Last Week's Gadget
Even when it was released in the middle of December, the Zoku struck me as an ingenious idea. I was in no mood for popsicles back then—not in the middle of blizzards and Christmas decorations—but if I thought it was ingenious six months ago, I think even more highly of it now that I've gone through several weeks of playing with it. See, the Zoku isn't your ordinary popsicle-maker—it's a compact three-pop mold that claims to freeze its contents in just 7 to 9 minutes.
Personally, I have sporadic fruit cravings that don't fit into nice little plastic-wrapped packages in the freezer section. Even if I could buy a box of passion fruit popsicles, they'd probably grow freezer-burn by the time I made my way through the lot. Meanwhile, my boyfriend is content to eat through an entire box of popsicles in a sitting (the only thing stopping him is the fact that a box of six costs about $6 here in New York City). No matter which side of the spectrum you fall on, the Zoku makes sense. Craving a popsicle? Make just one and eat it while you want it, or make a whole bunch—the machine stays cold enough to make three batches in a row. At just $50, you'd spend just as much within a few weeks of hitting the supermarket, too.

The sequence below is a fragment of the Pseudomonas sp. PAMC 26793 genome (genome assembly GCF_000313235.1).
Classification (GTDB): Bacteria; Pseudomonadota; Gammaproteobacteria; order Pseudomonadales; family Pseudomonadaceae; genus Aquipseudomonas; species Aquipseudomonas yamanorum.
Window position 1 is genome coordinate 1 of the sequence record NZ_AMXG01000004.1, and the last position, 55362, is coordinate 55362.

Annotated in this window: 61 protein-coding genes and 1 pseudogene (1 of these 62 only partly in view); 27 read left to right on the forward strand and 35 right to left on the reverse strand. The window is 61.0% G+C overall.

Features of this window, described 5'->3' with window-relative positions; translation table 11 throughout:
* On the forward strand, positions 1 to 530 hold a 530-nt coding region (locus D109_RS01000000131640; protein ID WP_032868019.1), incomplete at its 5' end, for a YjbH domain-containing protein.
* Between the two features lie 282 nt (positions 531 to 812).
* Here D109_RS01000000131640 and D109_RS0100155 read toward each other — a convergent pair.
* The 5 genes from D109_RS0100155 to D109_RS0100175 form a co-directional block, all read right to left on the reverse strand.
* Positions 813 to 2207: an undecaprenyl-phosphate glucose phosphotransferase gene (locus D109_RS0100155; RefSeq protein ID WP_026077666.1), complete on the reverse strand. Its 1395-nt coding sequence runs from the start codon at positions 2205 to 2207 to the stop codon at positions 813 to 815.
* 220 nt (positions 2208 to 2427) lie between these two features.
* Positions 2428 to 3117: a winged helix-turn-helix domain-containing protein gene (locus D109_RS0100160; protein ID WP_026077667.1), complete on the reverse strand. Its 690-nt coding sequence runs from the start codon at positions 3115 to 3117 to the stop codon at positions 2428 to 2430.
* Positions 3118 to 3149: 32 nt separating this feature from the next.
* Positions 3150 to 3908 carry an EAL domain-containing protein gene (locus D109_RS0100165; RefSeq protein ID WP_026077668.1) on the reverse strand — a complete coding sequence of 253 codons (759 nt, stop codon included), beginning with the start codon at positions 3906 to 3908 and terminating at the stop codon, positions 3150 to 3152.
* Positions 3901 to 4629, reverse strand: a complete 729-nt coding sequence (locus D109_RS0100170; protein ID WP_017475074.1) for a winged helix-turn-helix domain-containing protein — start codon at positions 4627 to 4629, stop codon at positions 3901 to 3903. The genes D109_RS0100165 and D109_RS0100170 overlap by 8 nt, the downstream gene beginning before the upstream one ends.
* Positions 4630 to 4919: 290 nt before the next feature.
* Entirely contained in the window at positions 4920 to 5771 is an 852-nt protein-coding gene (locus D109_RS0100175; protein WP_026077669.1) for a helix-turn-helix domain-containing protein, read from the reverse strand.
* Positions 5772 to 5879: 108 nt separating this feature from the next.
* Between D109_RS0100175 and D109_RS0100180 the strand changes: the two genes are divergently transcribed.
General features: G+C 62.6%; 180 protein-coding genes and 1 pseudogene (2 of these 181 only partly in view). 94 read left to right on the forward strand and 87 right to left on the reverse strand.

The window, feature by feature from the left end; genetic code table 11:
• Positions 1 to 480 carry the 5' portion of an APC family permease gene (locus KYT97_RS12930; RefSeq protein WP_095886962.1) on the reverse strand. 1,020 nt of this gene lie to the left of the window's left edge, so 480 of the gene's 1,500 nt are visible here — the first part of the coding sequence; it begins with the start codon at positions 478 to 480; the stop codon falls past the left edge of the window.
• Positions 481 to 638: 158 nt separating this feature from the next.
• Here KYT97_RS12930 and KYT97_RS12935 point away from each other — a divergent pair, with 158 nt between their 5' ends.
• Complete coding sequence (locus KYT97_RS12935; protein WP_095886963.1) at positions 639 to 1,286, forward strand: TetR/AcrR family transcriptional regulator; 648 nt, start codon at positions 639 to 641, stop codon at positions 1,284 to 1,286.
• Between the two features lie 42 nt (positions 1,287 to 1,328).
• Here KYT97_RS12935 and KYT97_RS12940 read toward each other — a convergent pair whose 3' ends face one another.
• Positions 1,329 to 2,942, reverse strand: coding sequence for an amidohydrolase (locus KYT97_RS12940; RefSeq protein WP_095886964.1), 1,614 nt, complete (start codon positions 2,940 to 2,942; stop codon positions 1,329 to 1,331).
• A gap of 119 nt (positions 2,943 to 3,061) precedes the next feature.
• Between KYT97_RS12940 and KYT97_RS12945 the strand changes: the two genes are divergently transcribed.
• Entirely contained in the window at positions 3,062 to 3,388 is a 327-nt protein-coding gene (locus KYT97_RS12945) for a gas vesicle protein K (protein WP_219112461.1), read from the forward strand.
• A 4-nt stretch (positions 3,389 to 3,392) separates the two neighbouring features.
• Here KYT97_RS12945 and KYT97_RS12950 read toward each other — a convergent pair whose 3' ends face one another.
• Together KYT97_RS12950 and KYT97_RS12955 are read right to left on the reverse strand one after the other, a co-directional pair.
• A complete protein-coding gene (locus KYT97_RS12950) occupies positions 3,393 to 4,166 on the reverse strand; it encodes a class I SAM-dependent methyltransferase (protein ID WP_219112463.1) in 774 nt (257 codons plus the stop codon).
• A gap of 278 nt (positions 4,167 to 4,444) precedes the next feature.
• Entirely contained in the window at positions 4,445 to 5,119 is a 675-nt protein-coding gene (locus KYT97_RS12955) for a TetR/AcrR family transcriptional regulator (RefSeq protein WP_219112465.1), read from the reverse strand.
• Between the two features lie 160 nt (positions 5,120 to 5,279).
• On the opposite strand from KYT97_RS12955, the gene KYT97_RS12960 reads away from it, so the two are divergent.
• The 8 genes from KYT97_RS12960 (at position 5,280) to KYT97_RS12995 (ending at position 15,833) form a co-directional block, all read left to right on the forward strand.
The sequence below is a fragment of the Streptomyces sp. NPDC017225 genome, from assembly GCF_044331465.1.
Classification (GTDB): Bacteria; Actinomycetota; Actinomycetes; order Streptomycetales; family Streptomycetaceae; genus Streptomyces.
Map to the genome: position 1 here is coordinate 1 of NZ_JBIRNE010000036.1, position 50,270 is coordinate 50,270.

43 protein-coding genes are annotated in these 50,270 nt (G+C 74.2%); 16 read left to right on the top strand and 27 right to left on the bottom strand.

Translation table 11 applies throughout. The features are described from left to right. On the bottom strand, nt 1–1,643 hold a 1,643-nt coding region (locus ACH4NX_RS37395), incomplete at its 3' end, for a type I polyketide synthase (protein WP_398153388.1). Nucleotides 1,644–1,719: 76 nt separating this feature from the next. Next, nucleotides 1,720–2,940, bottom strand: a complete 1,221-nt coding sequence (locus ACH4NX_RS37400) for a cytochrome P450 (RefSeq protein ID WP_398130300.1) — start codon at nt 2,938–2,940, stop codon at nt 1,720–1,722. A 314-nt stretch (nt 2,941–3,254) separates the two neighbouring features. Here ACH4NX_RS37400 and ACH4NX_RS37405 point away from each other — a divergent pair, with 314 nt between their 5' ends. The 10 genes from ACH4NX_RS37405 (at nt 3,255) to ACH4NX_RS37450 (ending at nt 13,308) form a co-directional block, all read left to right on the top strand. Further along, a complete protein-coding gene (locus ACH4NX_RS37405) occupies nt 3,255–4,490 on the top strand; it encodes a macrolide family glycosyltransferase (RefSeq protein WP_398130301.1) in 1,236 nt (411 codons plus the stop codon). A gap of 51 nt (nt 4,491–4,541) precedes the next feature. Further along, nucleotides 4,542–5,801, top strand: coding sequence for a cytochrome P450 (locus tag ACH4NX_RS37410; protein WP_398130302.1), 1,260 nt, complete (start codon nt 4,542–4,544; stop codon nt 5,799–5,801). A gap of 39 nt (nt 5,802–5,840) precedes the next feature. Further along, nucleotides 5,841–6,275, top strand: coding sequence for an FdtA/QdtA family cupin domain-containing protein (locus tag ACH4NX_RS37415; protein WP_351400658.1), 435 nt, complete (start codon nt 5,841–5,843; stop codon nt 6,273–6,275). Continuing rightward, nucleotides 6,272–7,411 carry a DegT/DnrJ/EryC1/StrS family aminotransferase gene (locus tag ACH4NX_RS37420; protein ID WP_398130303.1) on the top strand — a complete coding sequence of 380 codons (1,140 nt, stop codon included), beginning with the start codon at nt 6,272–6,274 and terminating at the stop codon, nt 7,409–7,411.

Surprisingly, the Zoku works almost exactly as it claims: though it takes 9 to 12 minutes on average (rather than the 7 to 9 minutes advertised), it's extremely fun to use and allows you to get as aesthetically creative with your popsicles as you could get with Easter eggs. Fill the wells partially before adding a second liquid and you'll get clearly defined layers; prop the Zoku on a book or cutting board, and those layers will set on the diagonal. Use a straw (or flavor injector!) to slurp up the unfrozen middle of a popsicle and refill it with something else to create creamsicle-like treats, or get creative with pudding, yogurt, and chunks of fresh fruit. The possibilities are virtually limitless (strawberry-studded fudgesicles, anyone?).
It's worth noting that substances literally freeze on contact, which means that making perfect-looking popsicles is a precise art form (and an extremely satisfying one, at that). Equally important: the Zoku is only compatible with its own sticks, but extras are available for separate purchase (6 for $11.95 at Zoku Shop). No matter—in theory, you'll be eating these pops as quickly as you make them.
My only gripes? The Zoku needs to freeze solid to work, which means two things: It constantly takes up space in the freezer, and you can't quite clean it without thawing it (which clearly delays the next batch). Though pops occasionally stick to the mold, little tricks—like tapping the machine to ensure that dense pudding or yogurt fill the molds thoroughly—become intuitive fixes. In all, they're small complaints for a machine that works perfectly almost every single time—and that continually makes me feel like a kid all over again.
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